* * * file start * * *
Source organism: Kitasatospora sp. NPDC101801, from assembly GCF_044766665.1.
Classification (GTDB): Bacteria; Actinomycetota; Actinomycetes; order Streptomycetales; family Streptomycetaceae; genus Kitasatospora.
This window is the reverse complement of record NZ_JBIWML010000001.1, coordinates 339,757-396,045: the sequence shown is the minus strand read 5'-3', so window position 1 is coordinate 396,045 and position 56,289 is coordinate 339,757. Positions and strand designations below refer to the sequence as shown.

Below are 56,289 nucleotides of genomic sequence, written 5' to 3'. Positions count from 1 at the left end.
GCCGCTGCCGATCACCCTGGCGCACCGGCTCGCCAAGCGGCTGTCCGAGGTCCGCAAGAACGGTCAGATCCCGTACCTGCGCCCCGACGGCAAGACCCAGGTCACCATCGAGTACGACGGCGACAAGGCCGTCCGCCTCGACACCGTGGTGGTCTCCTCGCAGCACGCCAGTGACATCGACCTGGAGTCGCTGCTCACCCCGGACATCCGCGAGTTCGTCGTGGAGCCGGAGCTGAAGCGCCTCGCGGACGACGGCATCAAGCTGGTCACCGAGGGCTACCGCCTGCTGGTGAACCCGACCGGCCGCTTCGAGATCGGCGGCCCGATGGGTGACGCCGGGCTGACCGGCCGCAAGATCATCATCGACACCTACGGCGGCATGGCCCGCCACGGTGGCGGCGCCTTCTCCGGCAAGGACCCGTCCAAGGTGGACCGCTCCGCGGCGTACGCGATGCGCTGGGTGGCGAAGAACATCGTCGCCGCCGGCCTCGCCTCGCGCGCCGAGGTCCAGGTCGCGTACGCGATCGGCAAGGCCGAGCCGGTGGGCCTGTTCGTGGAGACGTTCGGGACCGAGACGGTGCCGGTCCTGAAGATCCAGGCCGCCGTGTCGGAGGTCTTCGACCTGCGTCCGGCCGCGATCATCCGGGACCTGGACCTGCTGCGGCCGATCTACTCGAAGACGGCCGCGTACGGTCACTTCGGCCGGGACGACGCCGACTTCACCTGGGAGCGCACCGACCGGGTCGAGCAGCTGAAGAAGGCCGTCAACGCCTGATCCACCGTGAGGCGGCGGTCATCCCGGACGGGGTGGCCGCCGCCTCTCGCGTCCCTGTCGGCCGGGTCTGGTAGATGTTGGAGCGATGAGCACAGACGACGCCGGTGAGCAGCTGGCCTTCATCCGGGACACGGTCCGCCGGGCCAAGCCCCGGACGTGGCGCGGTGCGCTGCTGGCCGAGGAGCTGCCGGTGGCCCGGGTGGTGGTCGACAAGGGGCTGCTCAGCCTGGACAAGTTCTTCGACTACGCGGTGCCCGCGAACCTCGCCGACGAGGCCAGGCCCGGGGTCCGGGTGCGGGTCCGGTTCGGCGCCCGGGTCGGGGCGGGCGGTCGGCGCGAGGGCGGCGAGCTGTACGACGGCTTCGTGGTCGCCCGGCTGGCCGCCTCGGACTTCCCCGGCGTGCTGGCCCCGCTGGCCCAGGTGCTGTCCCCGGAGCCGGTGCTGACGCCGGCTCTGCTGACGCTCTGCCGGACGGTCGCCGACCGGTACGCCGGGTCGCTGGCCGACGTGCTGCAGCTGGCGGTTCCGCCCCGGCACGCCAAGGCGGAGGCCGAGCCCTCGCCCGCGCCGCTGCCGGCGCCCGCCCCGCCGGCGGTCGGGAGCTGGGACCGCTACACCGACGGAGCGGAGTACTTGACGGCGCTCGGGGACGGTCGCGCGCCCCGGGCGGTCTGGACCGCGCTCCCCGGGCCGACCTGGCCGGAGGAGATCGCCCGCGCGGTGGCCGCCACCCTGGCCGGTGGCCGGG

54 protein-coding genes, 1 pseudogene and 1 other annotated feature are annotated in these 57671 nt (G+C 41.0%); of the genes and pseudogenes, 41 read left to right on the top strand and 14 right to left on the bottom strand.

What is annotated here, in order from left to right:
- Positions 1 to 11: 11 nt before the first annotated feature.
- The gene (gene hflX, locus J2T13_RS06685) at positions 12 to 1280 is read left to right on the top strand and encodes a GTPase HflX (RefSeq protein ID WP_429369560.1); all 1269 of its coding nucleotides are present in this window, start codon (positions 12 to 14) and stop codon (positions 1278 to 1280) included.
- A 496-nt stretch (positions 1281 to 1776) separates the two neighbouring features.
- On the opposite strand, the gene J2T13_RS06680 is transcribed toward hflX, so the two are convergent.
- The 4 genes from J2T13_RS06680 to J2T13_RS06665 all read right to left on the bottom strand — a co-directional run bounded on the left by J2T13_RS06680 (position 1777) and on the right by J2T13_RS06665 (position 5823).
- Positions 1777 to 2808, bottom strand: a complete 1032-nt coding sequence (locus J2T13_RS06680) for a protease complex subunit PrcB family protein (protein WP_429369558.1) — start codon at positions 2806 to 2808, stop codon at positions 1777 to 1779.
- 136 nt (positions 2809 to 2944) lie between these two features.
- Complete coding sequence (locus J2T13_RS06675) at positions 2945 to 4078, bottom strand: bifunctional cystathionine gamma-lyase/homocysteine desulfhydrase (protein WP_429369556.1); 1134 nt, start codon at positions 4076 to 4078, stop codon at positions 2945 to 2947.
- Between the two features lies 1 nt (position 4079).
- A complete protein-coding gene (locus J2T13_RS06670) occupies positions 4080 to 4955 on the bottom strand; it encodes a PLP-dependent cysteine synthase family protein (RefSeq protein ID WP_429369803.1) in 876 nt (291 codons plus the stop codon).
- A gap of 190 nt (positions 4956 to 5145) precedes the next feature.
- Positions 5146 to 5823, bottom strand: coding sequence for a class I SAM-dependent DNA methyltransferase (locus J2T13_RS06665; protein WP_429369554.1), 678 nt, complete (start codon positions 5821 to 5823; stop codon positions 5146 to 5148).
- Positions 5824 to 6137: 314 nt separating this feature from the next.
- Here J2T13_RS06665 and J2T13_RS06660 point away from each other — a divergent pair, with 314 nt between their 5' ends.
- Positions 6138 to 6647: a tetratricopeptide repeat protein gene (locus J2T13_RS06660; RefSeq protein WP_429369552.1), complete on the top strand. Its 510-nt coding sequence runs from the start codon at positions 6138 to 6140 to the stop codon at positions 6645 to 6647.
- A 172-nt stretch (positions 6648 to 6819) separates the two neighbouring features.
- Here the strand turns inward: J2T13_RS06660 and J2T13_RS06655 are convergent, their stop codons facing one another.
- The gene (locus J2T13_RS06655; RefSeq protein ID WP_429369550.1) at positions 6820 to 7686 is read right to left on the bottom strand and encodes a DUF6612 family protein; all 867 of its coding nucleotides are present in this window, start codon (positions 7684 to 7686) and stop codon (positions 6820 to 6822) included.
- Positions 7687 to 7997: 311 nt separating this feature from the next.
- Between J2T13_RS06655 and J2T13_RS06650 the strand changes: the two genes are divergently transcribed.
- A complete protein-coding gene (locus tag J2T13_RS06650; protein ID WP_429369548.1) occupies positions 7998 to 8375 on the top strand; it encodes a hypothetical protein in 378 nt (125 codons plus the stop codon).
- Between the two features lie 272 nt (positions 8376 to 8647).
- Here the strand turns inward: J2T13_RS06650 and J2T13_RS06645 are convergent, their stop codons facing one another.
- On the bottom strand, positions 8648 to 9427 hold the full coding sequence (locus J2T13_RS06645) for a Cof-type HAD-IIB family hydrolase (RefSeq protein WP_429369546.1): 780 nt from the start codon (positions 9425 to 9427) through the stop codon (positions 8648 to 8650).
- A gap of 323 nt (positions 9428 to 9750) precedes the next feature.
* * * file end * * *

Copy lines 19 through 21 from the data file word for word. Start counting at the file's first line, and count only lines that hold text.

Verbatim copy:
- Positions 5146 to 5823, bottom strand: coding sequence for a class I SAM-dependent DNA methyltransferase (locus J2T13_RS06665; protein WP_429369554.1), 678 nt, complete (start codon positions 5821 to 5823; stop codon positions 5146 to 5148).
- Positions 5824 to 6137: 314 nt separating this feature from the next.
- Here J2T13_RS06665 and J2T13_RS06660 point away from each other — a divergent pair, with 314 nt between their 5' ends.